No, put them aside.

I am a Starman.  A steely-eyed, cool as ice Starman.  There is no place in my mind for wonder, just the business at hand.

“Twenty minutes until launch, Major Tom,” said a voice in his headset.  It was Pitt, flight director, and the only person at Brixton Ground Control allowed to call him “Major Tom,” over the airwaves.

At first, the British Space Navy had baulked at that nickname.  “Major Tom?” they’d puffed in various memos.  Knowing its provenance, they hadn’t considered it “gentlemanly” but when the public got wind of the name, they embraced it enthusiastically.  The British people got the joke immediately.  Nobody said it out loud but everyone knew “Major Tom Jones” had once been quite the womaniser.  It gave hi a dashing, pin-up quality.  Mind you, his good looks, boy-next-door South London accent and taste for well-cut suits also helped.

The B.S.N. quickly realised that “Major Tom” was an asset.  He resembled a movie star, but unlike Hollywood leading men, David wasn’t playing a brave, death-defying adventurer, he was the real thing; a Starman.

The B.S.N. had played with various names for their rocket pilots. “Rocketeers”, “Space Riders”, even dabbling with Greek – “Astronauts” (but that was considered a little too esoteric”; “Starman” said it all.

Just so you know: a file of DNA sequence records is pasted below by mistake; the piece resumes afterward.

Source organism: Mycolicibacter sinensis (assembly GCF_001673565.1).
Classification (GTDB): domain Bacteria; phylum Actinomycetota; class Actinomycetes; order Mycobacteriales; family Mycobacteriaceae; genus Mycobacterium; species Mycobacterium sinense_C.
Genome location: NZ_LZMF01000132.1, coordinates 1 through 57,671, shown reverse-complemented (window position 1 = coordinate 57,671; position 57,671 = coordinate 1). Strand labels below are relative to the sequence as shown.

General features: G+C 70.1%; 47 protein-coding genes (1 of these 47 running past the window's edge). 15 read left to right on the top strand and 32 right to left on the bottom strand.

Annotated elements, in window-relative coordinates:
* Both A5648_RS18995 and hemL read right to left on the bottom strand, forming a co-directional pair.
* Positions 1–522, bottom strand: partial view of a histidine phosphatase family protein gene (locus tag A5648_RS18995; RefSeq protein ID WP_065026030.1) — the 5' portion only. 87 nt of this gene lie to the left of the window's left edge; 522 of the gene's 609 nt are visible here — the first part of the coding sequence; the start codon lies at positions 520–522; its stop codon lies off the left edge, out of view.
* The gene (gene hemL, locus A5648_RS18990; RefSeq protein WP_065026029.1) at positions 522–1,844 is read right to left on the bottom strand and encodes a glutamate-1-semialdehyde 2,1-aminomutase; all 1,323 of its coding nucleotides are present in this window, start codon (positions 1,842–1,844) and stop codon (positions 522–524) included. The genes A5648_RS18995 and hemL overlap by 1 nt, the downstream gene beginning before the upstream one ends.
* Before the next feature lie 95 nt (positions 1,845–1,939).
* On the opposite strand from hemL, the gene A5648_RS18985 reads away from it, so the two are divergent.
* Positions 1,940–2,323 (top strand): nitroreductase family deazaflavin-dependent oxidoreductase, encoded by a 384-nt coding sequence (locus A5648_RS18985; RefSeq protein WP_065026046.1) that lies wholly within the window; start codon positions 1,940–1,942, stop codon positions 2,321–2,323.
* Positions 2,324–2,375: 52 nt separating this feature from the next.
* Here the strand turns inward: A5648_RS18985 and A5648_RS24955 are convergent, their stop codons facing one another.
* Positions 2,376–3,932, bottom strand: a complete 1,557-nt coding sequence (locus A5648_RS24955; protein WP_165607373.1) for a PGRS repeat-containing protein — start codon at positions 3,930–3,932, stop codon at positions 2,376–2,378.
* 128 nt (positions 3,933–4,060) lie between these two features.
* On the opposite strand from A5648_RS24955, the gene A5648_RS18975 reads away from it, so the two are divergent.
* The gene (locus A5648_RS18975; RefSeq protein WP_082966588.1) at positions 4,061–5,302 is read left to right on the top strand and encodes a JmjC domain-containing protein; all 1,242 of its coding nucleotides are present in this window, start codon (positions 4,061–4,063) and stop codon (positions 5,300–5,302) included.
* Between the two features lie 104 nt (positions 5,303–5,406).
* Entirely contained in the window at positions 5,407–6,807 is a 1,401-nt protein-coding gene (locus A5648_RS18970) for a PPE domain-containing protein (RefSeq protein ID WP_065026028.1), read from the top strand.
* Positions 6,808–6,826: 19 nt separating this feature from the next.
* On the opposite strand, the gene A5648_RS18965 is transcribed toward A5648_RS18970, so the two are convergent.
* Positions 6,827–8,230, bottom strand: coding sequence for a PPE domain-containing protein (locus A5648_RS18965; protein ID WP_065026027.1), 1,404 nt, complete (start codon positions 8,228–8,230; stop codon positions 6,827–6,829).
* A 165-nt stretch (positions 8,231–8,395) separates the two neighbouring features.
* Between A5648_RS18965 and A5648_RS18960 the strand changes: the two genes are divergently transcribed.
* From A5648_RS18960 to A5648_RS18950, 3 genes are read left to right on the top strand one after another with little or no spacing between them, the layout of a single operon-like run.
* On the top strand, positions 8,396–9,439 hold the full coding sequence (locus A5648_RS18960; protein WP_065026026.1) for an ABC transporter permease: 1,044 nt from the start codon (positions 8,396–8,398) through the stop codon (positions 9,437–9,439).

David was designated S3, “Starman Three”.

Terry was SM1, Captain Mark Feld, God rest his soul, had been SM2.

Captain Feld died when his J4 capsule ignited during training.  Afterward, the B.S.N. moved away from highly flammable capsule oxygen, but that was too late for Feld.  Perhaps if the stars had aligned differently, Mark would have lifted off whilst David stayed put, wondering what may have been.

“Pulse is in range, oxygen good.  Flight is go across the board.  Anything you want to get off your chest, Major T?” David could hear the smile in Pitt’s voice.

“No, everything is across the board here.  Slight drop in air pressure, nothing in red range.  You seeing that?”

“Osterberg is across that and he’s… yes, he’s go.  Weather holding.  If I went up to the roof, I’d be able to see you.  It’s a beautiful day.”

“I think everyone in the South East will see me.”

“That’s true.  What was it Sir Winston said?”

They spoke together as one, “If you build a big enough rocket…”

“Oh, Sir Winston’s decided to watch from the viewing platform at Heathrow 1.  You could give him a wave.  He’s the reason we’re all here.”

“In more ways than one,” agreed David.

“Temperature holding green and steady, Tom.  All in the E’s.  Mild for January.  God’s given everyone a lovely public holiday.”